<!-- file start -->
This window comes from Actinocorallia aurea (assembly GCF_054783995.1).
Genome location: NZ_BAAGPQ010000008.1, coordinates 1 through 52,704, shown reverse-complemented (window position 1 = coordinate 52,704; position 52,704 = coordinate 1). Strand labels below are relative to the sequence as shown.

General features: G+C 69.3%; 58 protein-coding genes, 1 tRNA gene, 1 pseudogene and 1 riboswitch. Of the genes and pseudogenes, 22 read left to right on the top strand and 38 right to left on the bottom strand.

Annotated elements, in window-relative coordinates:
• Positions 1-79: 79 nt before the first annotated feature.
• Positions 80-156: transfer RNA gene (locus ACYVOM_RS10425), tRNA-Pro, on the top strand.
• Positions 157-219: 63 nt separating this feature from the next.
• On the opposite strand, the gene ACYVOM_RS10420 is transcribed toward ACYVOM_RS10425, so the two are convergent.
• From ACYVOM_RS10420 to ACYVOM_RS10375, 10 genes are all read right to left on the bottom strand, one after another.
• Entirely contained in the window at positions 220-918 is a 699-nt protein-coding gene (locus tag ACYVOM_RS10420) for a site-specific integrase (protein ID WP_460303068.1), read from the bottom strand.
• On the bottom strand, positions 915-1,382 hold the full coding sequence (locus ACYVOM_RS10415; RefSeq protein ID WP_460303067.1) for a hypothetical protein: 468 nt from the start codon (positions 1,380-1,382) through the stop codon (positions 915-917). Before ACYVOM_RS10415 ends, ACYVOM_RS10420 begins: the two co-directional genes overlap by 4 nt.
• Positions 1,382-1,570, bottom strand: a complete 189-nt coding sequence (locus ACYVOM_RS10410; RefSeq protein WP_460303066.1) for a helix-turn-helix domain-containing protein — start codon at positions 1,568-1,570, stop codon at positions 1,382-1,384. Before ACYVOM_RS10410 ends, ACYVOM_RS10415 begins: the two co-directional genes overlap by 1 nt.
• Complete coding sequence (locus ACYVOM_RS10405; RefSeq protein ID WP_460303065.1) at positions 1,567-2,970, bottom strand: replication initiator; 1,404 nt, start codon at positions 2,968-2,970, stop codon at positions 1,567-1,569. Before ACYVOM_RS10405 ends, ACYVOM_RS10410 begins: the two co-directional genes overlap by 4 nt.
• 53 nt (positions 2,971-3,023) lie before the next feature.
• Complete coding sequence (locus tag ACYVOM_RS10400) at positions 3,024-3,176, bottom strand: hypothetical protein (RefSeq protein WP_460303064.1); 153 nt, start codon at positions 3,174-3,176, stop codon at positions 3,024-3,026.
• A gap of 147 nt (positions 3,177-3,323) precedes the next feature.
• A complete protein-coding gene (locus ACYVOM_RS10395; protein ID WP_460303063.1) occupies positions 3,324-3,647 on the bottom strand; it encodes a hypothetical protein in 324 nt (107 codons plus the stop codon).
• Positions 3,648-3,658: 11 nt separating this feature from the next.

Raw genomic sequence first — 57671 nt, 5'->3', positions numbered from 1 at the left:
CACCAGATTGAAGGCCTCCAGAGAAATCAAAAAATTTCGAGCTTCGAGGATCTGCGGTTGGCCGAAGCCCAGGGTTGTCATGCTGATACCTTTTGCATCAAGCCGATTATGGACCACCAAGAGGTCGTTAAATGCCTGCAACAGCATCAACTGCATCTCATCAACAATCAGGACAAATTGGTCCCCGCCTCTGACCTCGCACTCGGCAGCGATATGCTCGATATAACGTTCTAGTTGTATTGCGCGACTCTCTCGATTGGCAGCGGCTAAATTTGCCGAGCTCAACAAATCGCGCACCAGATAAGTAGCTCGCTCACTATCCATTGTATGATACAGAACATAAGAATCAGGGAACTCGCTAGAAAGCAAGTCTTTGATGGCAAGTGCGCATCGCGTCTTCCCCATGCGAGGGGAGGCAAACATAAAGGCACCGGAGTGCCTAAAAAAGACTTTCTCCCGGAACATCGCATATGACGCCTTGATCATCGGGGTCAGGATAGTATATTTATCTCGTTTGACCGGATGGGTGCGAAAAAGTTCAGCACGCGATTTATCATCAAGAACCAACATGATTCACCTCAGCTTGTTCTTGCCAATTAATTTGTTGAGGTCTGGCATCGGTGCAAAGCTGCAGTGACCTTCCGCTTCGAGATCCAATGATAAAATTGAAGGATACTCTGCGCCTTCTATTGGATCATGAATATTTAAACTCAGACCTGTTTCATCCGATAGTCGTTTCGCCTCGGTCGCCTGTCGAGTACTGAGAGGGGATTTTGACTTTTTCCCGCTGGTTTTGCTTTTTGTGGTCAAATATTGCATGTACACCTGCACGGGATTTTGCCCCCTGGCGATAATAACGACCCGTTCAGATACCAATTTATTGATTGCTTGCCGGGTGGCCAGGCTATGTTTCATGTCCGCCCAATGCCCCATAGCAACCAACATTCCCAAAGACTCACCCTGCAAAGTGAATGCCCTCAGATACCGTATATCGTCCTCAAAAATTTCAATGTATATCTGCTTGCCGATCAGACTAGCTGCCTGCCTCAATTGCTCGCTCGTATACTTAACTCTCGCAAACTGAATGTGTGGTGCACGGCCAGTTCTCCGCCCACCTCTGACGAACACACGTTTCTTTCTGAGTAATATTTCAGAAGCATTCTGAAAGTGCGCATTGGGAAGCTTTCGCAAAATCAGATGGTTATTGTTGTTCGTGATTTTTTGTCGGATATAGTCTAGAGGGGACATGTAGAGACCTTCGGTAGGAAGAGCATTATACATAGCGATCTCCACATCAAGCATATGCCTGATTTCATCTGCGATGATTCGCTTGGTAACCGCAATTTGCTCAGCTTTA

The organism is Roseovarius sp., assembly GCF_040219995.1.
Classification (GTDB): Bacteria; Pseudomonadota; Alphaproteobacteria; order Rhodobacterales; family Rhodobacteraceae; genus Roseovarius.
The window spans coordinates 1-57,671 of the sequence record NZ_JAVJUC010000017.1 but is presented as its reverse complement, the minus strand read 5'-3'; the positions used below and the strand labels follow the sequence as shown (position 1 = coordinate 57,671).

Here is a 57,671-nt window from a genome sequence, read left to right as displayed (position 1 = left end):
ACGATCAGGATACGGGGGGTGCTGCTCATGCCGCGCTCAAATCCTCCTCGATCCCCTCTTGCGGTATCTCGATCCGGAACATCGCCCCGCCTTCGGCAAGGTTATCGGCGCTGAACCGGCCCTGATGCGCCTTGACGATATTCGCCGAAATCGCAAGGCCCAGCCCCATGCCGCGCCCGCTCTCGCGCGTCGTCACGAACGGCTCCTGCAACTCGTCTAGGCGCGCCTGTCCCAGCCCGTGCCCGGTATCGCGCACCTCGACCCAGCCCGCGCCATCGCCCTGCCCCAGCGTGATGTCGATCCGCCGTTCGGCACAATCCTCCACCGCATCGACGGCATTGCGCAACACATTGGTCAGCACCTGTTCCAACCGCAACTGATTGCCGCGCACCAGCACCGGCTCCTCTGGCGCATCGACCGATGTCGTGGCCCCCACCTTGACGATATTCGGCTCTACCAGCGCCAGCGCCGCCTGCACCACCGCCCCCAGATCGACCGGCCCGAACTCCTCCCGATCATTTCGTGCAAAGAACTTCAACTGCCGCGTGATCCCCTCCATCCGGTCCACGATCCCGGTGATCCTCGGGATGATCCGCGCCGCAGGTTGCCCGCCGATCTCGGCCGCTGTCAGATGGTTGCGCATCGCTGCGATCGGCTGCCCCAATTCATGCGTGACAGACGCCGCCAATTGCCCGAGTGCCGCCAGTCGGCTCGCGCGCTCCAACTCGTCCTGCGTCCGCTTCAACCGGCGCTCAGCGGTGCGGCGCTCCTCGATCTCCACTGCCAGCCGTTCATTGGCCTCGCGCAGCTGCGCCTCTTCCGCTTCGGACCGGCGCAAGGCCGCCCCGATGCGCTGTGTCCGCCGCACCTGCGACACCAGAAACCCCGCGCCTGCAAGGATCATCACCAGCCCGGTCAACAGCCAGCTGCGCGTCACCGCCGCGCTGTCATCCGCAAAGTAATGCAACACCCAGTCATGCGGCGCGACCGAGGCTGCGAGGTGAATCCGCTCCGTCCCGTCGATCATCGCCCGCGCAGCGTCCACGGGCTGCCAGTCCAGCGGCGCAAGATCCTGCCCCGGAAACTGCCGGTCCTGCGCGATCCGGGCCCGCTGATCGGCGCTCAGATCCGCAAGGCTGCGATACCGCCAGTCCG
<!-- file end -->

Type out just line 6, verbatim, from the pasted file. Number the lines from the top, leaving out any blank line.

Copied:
• Positions 80-156: transfer RNA gene (locus ACYVOM_RS10425), tRNA-Pro, on the top strand.